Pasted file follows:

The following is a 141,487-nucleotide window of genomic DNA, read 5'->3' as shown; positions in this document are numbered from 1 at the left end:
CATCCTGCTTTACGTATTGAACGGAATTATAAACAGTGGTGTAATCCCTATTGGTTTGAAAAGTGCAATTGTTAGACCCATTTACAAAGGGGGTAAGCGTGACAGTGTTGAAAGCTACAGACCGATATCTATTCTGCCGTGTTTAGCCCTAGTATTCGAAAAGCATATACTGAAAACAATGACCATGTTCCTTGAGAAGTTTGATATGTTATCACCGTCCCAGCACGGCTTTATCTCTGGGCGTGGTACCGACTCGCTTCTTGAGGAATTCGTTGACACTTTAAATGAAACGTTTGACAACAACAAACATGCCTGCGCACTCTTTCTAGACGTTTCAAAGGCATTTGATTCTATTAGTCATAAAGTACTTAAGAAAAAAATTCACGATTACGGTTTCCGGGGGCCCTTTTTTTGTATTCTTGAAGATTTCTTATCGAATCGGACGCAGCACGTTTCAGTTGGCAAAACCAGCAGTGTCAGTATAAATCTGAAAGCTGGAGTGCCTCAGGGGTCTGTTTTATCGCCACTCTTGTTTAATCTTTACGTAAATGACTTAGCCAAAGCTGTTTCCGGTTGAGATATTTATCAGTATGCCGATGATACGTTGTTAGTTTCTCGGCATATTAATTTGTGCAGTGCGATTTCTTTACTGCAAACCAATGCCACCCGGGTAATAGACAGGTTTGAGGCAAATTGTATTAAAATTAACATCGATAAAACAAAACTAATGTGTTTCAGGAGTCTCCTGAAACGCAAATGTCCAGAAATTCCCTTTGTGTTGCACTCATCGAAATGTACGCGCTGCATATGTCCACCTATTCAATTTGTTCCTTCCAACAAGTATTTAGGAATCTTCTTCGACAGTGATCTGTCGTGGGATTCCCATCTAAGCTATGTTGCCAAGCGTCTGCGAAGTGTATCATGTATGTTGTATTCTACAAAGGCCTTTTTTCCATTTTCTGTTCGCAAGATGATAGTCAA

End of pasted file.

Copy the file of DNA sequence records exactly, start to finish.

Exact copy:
The following is a 141,487-nucleotide window of genomic DNA, read 5'->3' as shown; positions in this document are numbered from 1 at the left end:
CATCCTGCTTTACGTATTGAACGGAATTATAAACAGTGGTGTAATCCCTATTGGTTTGAAAAGTGCAATTGTTAGACCCATTTACAAAGGGGGTAAGCGTGACAGTGTTGAAAGCTACAGACCGATATCTATTCTGCCGTGTTTAGCCCTAGTATTCGAAAAGCATATACTGAAAACAATGACCATGTTCCTTGAGAAGTTTGATATGTTATCACCGTCCCAGCACGGCTTTATCTCTGGGCGTGGTACCGACTCGCTTCTTGAGGAATTCGTTGACACTTTAAATGAAACGTTTGACAACAACAAACATGCCTGCGCACTCTTTCTAGACGTTTCAAAGGCATTTGATTCTATTAGTCATAAAGTACTTAAGAAAAAAATTCACGATTACGGTTTCCGGGGGCCCTTTTTTTGTATTCTTGAAGATTTCTTATCGAATCGGACGCAGCACGTTTCAGTTGGCAAAACCAGCAGTGTCAGTATAAATCTGAAAGCTGGAGTGCCTCAGGGGTCTGTTTTATCGCCACTCTTGTTTAATCTTTACGTAAATGACTTAGCCAAAGCTGTTTCCGGTTGAGATATTTATCAGTATGCCGATGATACGTTGTTAGTTTCTCGGCATATTAATTTGTGCAGTGCGATTTCTTTACTGCAAACCAATGCCACCCGGGTAATAGACAGGTTTGAGGCAAATTGTATTAAAATTAACATCGATAAAACAAAACTAATGTGTTTCAGGAGTCTCCTGAAACGCAAATGTCCAGAAATTCCCTTTGTGTTGCACTCATCGAAATGTACGCGCTGCATATGTCCACCTATTCAATTTGTTCCTTCCAACAAGTATTTAGGAATCTTCTTCGACAGTGATCTGTCGTGGGATTCCCATCTAAGCTATGTTGCCAAGCGTCTGCGAAGTGTATCATGTATGTTGTATTCTACAAAGGCCTTTTTTCCATTTTCTGTTCGCAAGATGATAGTCAA